Snapchat Culture

Returning to my second year at university has welcomed back a year’s worth of traditions. Communal living, shower shoes, deliciously starchy dining hall meals. After living at a quiet house all summer, the youthful atmosphere feels equally right and familiar. Being surrounded by students like myself in age makes campus feel current. Ideas, trends and social constructions are so very new and next. Immediately we are able to identify what is “big” or defining in our college demographic. So, if you’re a fellow student, naturally Snapchat appears in your daily vocabulary.

Saturday and Sunday mornings I roll over in bed to check the time and scroll through social media on my iPhone. I open Snapchat to view 18 consecutive Snapchat stories of friends (but mostly acquaintances) in an unidentifiable basement, maybe laser lights blinking in the background. They’re lipping to some Drake and a red solo cup usually wiggles into frame. You know exactly the story I’m talking about. These videos are unexplainable and ridiculous. And for this reason they are deeply connected to teens and young adults.

Snapchat has garnered a monstrous user audience in the past year alone. As the social media platform continues to grow, its popularity has manufactured its own etiquette and guidelines. Snapchat has taken on a life of its own at this point, extending beyond just an application on one’s smartphone. We are living in a Snapchat culture.

My first introduction to Snapchat was sometime in 2012 at my local Walmart. My friend at the time, who was one of a dozen students at my school who used the iPhone 4 (OMG), was letting me gawk at the seemingly-perfect iOS setup. I saw an app with a cartoon ghost on it and asked what it was.

“Oh it’s Snapchat. You send a photo to a friend and it disappears in 10 seconds— watch!”

She took a photo and sent it away to one of her TWO Snapchat friends. Immediately, she received a blurry selfie with the caption “Hi!”. As quickly as I glanced at it, she vanished.

“But why would you want to send a photo and not keep it?” I asked. The answer would come to me years later after some serious forethought about technology, the media and youth culture.

The context of this first introduction is key. In 2012, people were graduating from Facebook to something more quippy and instant: Twitter. The social relevance of a hashtag infiltrated the media. I remember tweeting at your crush being the thing to do as a freshman. Before long, the use of Instagram overshadowed other social networks. Simple, fun and more aesthetically pleasing than Twitter, Instagram gave us all the perfect peek into the lives of those we followed. Though Instagram still held a chair at the round table of social media, 2015 catapulted Snapchat to the forefront. Most instant, most raw and most communicative, Snapchat gave us a brilliant formula that people between the ages of 14 and 24 gobbled up.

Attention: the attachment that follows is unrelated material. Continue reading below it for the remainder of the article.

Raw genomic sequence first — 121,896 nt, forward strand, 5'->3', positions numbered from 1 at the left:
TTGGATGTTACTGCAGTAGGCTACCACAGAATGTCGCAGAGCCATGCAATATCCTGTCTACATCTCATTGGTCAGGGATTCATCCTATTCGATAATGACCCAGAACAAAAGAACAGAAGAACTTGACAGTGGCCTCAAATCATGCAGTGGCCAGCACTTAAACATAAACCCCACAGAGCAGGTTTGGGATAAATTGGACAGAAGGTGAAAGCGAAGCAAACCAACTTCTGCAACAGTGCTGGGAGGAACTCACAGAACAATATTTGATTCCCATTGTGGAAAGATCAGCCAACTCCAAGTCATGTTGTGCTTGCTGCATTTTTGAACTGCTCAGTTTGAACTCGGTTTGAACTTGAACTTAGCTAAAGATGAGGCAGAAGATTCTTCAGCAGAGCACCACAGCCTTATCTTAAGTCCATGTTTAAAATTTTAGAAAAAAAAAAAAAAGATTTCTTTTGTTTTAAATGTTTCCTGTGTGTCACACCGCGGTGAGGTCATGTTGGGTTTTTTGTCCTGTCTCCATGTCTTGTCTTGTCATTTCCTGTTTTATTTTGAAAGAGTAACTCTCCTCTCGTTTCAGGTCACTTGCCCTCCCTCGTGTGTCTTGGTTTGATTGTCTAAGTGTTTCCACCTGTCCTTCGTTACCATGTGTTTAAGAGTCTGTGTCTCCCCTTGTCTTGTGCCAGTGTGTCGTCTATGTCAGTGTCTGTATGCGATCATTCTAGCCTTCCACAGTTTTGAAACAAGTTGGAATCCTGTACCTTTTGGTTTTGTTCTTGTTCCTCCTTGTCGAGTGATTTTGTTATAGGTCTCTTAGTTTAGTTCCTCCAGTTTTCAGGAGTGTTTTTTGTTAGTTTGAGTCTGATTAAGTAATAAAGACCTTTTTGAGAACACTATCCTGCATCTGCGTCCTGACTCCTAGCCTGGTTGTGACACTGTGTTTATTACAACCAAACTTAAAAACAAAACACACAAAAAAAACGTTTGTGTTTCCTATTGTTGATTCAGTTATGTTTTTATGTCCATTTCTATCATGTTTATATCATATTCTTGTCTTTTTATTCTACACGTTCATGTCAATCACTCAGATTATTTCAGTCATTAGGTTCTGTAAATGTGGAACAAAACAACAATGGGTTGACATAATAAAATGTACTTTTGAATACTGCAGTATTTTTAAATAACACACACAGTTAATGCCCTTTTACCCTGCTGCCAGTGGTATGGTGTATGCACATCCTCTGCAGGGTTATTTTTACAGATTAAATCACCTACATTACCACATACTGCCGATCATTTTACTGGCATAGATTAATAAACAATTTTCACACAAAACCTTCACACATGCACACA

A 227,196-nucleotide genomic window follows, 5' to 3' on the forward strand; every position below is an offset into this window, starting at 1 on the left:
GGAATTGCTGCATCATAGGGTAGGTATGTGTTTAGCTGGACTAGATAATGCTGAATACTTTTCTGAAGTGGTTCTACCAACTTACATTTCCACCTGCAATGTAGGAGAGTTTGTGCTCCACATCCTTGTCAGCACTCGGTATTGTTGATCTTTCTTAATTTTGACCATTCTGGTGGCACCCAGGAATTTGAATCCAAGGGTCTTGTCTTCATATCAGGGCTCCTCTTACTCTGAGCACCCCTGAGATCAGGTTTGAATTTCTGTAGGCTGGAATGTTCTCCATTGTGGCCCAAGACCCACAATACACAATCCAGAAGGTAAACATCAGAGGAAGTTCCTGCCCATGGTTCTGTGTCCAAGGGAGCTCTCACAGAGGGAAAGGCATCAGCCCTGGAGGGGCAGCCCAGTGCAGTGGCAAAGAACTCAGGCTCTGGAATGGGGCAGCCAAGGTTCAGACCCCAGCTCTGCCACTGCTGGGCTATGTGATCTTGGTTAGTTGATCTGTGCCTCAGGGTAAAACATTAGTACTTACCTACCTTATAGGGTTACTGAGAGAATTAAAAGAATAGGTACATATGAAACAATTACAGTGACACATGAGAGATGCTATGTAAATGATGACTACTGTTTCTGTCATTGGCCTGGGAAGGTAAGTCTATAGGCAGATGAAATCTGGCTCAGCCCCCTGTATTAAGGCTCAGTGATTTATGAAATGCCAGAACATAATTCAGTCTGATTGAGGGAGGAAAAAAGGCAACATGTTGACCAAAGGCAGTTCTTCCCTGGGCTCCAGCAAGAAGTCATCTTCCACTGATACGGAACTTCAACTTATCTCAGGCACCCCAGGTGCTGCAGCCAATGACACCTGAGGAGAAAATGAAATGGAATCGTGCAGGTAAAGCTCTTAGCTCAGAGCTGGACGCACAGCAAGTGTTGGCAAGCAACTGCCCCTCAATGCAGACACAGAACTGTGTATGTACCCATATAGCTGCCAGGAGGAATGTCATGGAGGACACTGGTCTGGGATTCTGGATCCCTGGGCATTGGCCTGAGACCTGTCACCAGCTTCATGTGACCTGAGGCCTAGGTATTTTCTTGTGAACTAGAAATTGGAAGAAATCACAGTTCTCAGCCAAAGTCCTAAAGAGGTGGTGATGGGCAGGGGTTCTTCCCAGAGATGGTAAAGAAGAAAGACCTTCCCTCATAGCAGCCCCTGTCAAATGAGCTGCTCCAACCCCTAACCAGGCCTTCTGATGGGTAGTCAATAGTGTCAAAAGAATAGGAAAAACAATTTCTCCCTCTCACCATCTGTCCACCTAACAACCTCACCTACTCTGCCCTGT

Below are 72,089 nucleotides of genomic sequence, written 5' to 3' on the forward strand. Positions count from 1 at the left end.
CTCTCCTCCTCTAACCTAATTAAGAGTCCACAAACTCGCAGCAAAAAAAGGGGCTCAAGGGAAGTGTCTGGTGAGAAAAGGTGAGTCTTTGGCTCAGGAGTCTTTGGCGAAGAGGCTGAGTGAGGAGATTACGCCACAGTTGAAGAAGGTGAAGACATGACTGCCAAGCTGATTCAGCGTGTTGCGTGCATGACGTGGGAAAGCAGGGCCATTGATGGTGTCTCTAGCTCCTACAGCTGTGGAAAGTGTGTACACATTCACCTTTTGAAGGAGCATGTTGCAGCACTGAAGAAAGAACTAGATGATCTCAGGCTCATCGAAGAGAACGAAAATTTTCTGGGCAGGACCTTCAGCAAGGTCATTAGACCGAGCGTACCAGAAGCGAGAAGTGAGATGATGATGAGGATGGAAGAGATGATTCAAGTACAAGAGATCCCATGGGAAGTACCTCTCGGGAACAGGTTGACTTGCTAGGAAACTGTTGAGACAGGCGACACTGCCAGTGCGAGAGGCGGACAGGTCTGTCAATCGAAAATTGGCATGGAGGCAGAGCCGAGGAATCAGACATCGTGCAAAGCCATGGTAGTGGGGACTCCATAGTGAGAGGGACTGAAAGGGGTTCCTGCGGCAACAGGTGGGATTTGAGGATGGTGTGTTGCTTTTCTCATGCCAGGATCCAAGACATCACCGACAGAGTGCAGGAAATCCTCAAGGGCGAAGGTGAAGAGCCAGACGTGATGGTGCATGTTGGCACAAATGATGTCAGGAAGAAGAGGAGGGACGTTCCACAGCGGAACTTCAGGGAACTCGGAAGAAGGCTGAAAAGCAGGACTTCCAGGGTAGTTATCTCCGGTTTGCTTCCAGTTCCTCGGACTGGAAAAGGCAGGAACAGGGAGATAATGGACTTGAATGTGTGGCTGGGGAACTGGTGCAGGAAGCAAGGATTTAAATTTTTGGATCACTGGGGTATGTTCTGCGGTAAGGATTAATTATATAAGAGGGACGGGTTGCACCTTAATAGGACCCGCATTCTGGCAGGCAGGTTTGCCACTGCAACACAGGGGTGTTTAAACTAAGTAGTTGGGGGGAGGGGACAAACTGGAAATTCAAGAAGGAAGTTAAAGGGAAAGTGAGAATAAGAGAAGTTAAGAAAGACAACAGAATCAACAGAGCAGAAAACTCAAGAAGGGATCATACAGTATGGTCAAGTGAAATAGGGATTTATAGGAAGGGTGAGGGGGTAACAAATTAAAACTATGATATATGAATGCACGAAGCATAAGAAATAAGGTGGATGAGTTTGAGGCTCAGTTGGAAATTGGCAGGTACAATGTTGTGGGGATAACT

The basis of snapchat is picture messaging— an action one is perfectly capable of doing through iMessage. Caption characters are limited to two lines and the photo may only last up to 10 seconds and as little as 1. When it’s laid out for you in these terms, what makes Snapchatting so appealing? In a word: everything. The fleeting nature of sending snaps is exciting to those who want to send racy photos or messages they were not brave enough to look at in their “sent” column. The symbolic poof of auto-erasing photos speaks to the attention span online media has given us. Instead of scrolling endlessly, it is simply there and then it is not. Elementary, care-free and damn easy.

The creation of the Snapchat story was what really lit the application on fire. While the construction of mysterious photo-messaging was enticing to users, social sites like Twitter and Instagram allowed users to achieve a persona by posting to the masses. But the genius invention of a widely-viewable string of videos with your name above it quickly put the aforementioned to shame. The Snapchat story is the personal movie to your life. The idea of posting photos and videos was nothing new by this point, but the momentary spirit of Snapchat called for different types of media content.

For example, your friend’s personal photos on their Facebook or Instagram are usually guarded by a sense of falsehood. Who knows how many tries it took to get the perfect angle on your hiking trip, or if Becky was blinking in your group photo. The appeal of Snapchat is that it is as candid as it gets. Consequently postings are often nonsensical, unpolished and unrehearsed. From a social standpoint, Snapchat has become the paramount device for finding out the “real” life of a friend or acquaintance. A funny tweet may take a few drafts to perfect, but Snapchat is able to capture that which you find hilarious or embarrassing as it happens.